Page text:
The open source movement is entering a new era with industry heavyweights like IBM and Sun Microsystems announcing that for the first time in their companies’ histories they will open source the documentation for some of their hardware.
IBM was among the first to do so in October 2004 when it announced the opening of the IBM eServer BladeCenter specification under the Berkley Software Design (BSD) license. In September 2004 IBM launched the OpenPower project to allow Linux developers to create, test and support Power 5-based OpenPower servers. The Linux server line was priced to compete with Sun’s UltraSparc chip and Intel’s and AMD’s x86 chip sets — Xeon and Opteron.
More recently, Sun made headlines in December when it announced it will be releasing the specifications — including the design, written in Verilog hardware description language — for its newest UltraSparc-based chip, the UltraSparc T1 processor. The specs will be made available through the OpenSparc project in the first quarter of this year, according to the company.
Toronto technology lawyer Rob Hyndman of Hyndman Law firm said the Sun announcement represents the next logical step in the open source movement and is encouraging for tech companies in terms of thinking about other ways of commoditizing the intellectual property that they develop.
“You can look at it as a marketing ploy by Sun to get their equipment everywhere — they’re a for-profit company,” said Hyndman. “But you can also look at it as an almost breathtaking first step in the development of a new business model and the natural extension of the open source software movement.”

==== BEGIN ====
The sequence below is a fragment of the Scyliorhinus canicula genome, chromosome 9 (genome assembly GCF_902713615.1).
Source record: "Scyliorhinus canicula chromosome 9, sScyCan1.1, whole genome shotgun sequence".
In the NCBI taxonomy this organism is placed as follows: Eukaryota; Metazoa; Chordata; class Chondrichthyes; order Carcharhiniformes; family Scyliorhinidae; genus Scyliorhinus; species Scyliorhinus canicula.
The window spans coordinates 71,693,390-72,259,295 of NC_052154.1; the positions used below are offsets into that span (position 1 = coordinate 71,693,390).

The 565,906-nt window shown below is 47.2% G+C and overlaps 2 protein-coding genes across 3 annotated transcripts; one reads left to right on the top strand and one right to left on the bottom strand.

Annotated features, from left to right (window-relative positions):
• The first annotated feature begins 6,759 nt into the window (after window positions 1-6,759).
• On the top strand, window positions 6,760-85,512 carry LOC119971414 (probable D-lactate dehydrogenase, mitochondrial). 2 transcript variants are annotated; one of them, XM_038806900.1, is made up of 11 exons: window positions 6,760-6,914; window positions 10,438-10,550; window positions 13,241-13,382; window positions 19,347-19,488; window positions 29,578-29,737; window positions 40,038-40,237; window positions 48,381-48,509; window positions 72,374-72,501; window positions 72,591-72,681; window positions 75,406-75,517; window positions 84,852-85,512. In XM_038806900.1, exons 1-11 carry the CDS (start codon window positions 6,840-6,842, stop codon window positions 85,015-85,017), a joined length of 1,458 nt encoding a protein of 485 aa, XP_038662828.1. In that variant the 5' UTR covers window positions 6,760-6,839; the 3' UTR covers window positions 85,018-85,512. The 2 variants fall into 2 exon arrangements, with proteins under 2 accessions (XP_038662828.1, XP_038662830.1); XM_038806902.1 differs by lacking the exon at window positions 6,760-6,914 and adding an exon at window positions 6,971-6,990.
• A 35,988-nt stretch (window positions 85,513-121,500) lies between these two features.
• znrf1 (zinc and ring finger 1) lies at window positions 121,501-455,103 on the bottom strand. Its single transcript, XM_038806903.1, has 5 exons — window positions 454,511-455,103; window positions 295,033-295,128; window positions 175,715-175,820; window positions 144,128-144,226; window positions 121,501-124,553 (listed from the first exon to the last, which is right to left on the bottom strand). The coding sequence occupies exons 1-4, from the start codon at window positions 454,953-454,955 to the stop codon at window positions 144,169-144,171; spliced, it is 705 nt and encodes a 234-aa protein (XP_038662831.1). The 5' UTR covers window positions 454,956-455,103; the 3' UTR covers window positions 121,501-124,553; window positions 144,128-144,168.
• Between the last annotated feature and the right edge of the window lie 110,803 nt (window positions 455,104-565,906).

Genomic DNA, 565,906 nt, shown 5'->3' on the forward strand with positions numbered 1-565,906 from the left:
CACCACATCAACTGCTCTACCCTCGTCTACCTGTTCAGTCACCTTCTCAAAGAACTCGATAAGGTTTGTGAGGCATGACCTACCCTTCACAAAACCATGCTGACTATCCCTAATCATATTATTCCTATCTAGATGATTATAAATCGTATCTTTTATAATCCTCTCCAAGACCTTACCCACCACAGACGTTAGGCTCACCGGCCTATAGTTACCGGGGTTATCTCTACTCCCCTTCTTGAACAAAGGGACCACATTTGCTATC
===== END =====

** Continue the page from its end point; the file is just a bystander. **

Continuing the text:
Hyndman said examples of this are also emerging in other realms outside of IT such as biotechnology with the open sourcing of genetic code.
Eben Moglen, general counsel to the Free Software Foundation (FSF), a not-for-profit organization that promotes computer users’ right to use, study, copy, modify and redistribute computer programs, said the announcements are creating a new kind of environment of developers.
“There are a lot of people out there that can constitute a community for hardware design and construction in much of the same way that 10 years ago there were a lot of programmers around the world that could constitute a community for software design and construction,” said Moglen. The Foundation is set to release the first discussion draft of the new GNU GPL, which was last revised in 1991, at the International Public Conference for GPLv3 at the Massachusetts Institute of Technology (MIT) in two weeks. Moglen, also chair of the Software Freedom Law Center and Columbia Law School professor, helped co-author the second version in 1991 and is facilitating the revision process for the upcoming release.
The Foundation’s GNU GPL, however, is not to be confused with the open source movement. In an e-mail to ITBusiness.ca, FSF founder Richard Stallman explicitly states how the open source campaign was launched in 1998 to reject the what Stallman describes as the Foundation’s values of freedom and community.
“I founded the free software movement, a movement for freedom to cooperate,” Stallman wrote. “Open source was a reaction against our idealism. We are still here and the open source people have not wiped us out.”